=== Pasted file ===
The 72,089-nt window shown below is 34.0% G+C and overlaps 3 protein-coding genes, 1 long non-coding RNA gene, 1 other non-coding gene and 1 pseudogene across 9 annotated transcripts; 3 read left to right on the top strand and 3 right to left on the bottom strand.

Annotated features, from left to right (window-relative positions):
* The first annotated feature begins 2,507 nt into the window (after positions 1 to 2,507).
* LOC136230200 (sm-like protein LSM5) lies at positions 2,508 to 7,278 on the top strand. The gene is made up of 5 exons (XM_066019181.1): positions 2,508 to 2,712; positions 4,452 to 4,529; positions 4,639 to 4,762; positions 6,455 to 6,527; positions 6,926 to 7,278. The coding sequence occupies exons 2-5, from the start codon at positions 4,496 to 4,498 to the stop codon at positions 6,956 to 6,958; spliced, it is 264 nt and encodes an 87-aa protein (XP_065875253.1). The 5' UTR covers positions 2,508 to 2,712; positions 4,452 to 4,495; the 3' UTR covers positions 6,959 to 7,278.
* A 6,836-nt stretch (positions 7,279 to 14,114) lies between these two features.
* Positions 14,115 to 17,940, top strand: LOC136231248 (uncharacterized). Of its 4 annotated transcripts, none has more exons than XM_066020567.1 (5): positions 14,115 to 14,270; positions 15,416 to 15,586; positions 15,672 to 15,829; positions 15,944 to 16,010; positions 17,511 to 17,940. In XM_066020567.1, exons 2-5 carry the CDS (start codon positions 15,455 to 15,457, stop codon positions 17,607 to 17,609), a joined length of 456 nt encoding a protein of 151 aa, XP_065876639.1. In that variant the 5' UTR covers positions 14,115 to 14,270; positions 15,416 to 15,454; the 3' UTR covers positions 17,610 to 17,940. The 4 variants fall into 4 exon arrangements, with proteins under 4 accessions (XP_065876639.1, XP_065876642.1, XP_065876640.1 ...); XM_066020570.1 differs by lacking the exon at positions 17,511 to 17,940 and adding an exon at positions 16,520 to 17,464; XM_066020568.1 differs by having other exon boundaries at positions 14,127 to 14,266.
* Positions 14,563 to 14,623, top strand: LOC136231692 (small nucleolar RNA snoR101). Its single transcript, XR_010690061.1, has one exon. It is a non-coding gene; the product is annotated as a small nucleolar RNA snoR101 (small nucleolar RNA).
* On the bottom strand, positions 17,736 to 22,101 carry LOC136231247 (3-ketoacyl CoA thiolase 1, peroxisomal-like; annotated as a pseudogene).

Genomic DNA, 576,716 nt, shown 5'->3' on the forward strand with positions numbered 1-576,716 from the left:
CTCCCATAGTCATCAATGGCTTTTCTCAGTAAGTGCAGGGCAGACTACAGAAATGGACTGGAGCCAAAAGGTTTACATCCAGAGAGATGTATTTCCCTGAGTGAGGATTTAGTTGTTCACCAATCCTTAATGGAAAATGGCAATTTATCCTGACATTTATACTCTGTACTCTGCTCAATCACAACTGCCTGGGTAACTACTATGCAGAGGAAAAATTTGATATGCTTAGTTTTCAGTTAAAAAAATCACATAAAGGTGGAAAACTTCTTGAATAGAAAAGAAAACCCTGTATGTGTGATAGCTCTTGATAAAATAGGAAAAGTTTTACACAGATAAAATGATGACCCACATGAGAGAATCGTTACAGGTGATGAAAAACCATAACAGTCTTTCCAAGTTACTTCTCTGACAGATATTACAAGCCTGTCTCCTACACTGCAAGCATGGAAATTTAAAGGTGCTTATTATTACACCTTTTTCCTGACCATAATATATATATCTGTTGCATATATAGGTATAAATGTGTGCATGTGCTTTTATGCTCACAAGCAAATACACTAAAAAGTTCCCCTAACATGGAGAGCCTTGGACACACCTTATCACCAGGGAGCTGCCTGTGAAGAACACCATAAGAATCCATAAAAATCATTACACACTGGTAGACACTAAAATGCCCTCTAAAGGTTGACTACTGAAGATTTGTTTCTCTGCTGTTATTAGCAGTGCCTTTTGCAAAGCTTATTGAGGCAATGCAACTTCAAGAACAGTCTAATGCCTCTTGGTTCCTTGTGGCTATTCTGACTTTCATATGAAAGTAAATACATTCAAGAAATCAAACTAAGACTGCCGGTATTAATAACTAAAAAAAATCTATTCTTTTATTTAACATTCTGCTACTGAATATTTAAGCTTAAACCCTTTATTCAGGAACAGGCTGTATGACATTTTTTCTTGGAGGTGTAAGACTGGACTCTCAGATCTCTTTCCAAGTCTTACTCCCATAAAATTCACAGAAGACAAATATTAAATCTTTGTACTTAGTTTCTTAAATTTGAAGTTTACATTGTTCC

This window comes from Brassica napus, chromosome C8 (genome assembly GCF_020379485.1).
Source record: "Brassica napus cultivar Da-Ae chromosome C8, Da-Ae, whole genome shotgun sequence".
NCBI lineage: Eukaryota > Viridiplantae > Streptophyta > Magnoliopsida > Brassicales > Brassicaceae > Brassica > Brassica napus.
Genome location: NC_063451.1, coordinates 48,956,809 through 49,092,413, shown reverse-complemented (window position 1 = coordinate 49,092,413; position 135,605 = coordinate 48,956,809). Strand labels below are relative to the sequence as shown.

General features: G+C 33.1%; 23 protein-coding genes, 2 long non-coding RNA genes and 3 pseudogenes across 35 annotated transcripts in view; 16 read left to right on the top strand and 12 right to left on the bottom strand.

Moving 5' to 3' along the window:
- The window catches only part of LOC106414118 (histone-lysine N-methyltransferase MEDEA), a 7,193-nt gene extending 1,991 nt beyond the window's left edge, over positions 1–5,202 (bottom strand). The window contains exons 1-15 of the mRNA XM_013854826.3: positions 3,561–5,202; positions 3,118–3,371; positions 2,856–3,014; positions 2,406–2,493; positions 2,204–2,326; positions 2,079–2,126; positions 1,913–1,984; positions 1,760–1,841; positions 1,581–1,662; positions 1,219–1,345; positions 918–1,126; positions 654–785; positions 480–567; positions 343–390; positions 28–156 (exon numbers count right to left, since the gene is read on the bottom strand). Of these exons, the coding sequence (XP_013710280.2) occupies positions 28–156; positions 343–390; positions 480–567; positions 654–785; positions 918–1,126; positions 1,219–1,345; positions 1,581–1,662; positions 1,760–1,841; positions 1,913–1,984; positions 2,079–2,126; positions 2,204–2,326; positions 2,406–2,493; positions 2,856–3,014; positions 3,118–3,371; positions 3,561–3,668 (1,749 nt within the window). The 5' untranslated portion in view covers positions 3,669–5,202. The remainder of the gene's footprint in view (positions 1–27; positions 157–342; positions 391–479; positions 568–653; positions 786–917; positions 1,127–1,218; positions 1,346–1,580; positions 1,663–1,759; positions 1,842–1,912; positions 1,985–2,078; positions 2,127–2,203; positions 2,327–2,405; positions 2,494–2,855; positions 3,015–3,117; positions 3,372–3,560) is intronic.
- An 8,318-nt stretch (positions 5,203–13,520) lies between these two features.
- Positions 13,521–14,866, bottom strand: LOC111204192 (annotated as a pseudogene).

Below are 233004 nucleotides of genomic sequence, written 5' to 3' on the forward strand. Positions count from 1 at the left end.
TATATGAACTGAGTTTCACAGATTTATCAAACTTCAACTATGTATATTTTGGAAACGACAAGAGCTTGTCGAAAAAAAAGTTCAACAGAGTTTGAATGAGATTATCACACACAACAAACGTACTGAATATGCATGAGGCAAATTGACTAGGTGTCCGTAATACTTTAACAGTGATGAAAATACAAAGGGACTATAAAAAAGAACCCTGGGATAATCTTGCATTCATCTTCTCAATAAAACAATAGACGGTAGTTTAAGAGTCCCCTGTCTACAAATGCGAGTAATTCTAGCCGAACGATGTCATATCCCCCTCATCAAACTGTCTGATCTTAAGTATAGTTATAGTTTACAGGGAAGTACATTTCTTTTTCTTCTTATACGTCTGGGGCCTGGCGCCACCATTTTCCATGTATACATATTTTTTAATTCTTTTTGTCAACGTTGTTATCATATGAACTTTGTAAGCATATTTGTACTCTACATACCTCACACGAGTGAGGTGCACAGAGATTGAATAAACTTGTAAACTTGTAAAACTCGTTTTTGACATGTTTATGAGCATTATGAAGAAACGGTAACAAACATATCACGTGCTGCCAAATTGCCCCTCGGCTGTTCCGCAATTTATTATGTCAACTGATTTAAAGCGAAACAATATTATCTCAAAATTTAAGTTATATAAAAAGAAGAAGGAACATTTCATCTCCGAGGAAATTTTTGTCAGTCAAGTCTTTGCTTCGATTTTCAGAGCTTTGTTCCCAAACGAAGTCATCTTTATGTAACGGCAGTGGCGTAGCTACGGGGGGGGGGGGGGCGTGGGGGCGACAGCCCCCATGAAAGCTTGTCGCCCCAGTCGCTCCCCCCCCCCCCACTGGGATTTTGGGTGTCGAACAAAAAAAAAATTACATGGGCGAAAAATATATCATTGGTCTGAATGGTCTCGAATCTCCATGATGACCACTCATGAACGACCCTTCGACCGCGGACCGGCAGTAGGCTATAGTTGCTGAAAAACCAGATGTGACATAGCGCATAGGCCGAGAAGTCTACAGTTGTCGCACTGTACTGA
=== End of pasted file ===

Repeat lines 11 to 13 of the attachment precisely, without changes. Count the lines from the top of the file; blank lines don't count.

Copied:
This window comes from Brassica napus, chromosome C8 (genome assembly GCF_020379485.1).
Source record: "Brassica napus cultivar Da-Ae chromosome C8, Da-Ae, whole genome shotgun sequence".
NCBI lineage: Eukaryota > Viridiplantae > Streptophyta > Magnoliopsida > Brassicales > Brassicaceae > Brassica > Brassica napus.